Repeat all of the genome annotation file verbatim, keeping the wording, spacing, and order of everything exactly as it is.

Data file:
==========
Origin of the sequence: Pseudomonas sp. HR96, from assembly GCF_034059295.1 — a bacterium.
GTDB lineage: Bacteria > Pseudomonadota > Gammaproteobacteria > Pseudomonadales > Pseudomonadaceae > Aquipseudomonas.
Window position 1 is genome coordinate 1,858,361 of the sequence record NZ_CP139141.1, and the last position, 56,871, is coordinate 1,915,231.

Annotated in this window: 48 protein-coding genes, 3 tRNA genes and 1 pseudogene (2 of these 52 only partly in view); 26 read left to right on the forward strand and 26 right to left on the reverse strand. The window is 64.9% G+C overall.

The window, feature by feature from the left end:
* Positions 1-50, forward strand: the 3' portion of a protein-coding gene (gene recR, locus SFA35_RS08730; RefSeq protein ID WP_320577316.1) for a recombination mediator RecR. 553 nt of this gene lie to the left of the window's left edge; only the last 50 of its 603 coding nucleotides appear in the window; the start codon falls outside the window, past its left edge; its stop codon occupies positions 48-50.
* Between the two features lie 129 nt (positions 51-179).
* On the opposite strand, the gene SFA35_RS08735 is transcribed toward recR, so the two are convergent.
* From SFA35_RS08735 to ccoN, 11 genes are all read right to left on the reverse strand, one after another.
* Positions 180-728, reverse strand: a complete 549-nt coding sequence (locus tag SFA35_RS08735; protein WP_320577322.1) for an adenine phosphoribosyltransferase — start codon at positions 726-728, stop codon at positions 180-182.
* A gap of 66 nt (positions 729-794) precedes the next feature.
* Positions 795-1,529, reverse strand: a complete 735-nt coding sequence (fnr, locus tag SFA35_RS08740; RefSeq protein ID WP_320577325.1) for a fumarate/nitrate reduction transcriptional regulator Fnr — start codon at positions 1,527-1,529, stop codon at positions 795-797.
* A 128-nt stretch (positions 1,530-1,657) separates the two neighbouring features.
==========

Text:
Origin of the sequence: Pseudomonas sp. HR96, from assembly GCF_034059295.1 — a bacterium.
GTDB lineage: Bacteria > Pseudomonadota > Gammaproteobacteria > Pseudomonadales > Pseudomonadaceae > Aquipseudomonas.
Window position 1 is genome coordinate 1,858,361 of the sequence record NZ_CP139141.1, and the last position, 56,871, is coordinate 1,915,231.

Annotated in this window: 48 protein-coding genes, 3 tRNA genes and 1 pseudogene (2 of these 52 only partly in view); 26 read left to right on the forward strand and 26 right to left on the reverse strand. The window is 64.9% G+C overall.

The window, feature by feature from the left end:
* Positions 1-50, forward strand: the 3' portion of a protein-coding gene (gene recR, locus SFA35_RS08730; RefSeq protein ID WP_320577316.1) for a recombination mediator RecR. 553 nt of this gene lie to the left of the window's left edge; only the last 50 of its 603 coding nucleotides appear in the window; the start codon falls outside the window, past its left edge; its stop codon occupies positions 48-50.
* Between the two features lie 129 nt (positions 51-179).
* On the opposite strand, the gene SFA35_RS08735 is transcribed toward recR, so the two are convergent.
* From SFA35_RS08735 to ccoN, 11 genes are all read right to left on the reverse strand, one after another.
* Positions 180-728, reverse strand: a complete 549-nt coding sequence (locus tag SFA35_RS08735; protein WP_320577322.1) for an adenine phosphoribosyltransferase — start codon at positions 726-728, stop codon at positions 180-182.
* A gap of 66 nt (positions 729-794) precedes the next feature.
* Positions 795-1,529, reverse strand: a complete 735-nt coding sequence (fnr, locus tag SFA35_RS08740; RefSeq protein ID WP_320577325.1) for a fumarate/nitrate reduction transcriptional regulator Fnr — start codon at positions 1,527-1,529, stop codon at positions 795-797.
* A 128-nt stretch (positions 1,530-1,657) separates the two neighbouring features.